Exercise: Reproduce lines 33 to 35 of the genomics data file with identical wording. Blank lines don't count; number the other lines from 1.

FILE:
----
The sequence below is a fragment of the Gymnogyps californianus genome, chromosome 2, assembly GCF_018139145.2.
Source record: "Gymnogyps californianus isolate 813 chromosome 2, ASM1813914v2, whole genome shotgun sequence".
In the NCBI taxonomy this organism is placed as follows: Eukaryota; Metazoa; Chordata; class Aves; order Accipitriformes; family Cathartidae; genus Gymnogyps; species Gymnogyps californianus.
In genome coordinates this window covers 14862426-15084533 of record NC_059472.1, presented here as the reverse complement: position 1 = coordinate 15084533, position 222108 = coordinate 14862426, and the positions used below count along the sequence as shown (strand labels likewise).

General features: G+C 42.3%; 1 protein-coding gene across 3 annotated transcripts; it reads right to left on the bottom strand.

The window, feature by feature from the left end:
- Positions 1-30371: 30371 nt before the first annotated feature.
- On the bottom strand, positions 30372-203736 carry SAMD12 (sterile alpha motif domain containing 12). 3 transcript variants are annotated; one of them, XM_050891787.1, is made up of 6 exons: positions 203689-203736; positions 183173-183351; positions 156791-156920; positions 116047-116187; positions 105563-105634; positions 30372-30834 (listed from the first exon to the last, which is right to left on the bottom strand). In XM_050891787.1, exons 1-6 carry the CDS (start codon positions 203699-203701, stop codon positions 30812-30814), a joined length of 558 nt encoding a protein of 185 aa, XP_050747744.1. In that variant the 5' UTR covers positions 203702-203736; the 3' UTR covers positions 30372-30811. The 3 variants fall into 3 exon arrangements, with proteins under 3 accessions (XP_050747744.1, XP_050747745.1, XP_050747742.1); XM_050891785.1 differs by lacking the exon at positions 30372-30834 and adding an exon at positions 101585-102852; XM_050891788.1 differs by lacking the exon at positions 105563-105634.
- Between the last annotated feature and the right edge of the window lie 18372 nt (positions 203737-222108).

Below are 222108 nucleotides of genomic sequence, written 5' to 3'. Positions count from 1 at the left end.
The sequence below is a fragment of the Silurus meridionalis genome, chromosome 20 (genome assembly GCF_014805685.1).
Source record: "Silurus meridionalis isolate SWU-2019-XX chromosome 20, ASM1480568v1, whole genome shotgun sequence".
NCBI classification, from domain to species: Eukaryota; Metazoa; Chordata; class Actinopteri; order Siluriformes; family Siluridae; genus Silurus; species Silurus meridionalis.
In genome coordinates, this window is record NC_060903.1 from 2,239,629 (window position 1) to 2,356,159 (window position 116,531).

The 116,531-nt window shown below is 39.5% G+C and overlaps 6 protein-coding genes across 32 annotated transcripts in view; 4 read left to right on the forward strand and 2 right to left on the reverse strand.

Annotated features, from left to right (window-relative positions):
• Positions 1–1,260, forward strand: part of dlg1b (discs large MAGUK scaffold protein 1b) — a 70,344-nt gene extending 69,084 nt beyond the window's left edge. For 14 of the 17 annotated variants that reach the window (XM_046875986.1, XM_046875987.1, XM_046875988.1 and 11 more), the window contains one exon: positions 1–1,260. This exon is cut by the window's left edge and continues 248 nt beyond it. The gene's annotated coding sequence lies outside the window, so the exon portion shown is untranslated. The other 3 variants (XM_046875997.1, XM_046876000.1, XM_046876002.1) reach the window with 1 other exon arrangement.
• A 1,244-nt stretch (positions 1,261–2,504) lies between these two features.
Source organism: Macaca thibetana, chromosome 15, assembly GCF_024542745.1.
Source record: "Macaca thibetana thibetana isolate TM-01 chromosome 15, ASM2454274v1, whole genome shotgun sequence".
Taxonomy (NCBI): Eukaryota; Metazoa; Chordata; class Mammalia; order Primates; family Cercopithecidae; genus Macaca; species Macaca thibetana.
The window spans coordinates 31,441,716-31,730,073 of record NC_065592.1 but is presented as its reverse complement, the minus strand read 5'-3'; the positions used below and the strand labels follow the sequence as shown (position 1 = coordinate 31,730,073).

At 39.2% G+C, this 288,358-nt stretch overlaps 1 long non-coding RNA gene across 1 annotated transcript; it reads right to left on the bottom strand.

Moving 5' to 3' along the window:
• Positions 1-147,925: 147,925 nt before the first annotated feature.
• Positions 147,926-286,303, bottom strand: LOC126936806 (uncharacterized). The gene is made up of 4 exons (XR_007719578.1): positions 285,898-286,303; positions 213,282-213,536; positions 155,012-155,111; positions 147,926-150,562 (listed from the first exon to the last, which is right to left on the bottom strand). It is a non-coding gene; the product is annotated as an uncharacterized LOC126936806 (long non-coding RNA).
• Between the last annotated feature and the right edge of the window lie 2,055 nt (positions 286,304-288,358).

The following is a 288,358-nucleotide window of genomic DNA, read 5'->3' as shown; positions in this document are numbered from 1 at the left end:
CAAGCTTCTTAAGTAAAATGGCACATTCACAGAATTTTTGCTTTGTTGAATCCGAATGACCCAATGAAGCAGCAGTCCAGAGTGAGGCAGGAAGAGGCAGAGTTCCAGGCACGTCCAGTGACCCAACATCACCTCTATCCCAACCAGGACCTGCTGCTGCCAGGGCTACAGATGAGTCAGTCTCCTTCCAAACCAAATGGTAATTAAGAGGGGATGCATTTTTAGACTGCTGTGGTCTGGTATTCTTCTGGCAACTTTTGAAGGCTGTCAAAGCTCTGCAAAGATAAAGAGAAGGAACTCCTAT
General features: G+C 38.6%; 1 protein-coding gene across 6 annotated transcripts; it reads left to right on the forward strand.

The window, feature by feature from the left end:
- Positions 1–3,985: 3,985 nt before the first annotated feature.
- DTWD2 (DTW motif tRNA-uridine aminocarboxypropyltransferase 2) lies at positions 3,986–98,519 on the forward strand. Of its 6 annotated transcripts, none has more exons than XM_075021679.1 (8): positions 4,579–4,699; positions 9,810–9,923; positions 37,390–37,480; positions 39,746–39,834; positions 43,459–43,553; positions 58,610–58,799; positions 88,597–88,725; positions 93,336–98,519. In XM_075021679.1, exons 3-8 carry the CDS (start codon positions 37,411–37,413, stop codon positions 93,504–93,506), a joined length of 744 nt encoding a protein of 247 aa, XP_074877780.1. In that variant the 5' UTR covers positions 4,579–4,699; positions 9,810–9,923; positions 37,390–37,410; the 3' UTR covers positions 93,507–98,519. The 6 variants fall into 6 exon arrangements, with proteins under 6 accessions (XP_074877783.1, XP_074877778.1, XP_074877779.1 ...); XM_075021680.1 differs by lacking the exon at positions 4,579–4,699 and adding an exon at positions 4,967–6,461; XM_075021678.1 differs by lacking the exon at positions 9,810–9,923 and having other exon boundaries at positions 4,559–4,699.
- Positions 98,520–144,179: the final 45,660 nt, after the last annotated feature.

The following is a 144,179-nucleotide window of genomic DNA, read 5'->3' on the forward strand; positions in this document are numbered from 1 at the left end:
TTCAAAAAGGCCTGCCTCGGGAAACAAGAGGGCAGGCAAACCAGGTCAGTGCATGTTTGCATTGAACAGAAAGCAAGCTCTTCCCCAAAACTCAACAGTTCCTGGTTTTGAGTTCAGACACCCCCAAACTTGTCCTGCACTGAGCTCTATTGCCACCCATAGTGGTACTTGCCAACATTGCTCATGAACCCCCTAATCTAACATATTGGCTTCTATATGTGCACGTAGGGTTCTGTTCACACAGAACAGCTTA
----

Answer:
- DTWD2 (DTW motif tRNA-uridine aminocarboxypropyltransferase 2) lies at positions 3,986–98,519 on the forward strand. Of its 6 annotated transcripts, none has more exons than XM_075021679.1 (8): positions 4,579–4,699; positions 9,810–9,923; positions 37,390–37,480; positions 39,746–39,834; positions 43,459–43,553; positions 58,610–58,799; positions 88,597–88,725; positions 93,336–98,519. In XM_075021679.1, exons 3-8 carry the CDS (start codon positions 37,411–37,413, stop codon positions 93,504–93,506), a joined length of 744 nt encoding a protein of 247 aa, XP_074877780.1. In that variant the 5' UTR covers positions 4,579–4,699; positions 9,810–9,923; positions 37,390–37,410; the 3' UTR covers positions 93,507–98,519. The 6 variants fall into 6 exon arrangements, with proteins under 6 accessions (XP_074877783.1, XP_074877778.1, XP_074877779.1 ...); XM_075021680.1 differs by lacking the exon at positions 4,579–4,699 and adding an exon at positions 4,967–6,461; XM_075021678.1 differs by lacking the exon at positions 9,810–9,923 and having other exon boundaries at positions 4,559–4,699.
- Positions 98,520–144,179: the final 45,660 nt, after the last annotated feature.

The following is a 144,179-nucleotide window of genomic DNA, read 5'->3' on the forward strand; positions in this document are numbered from 1 at the left end: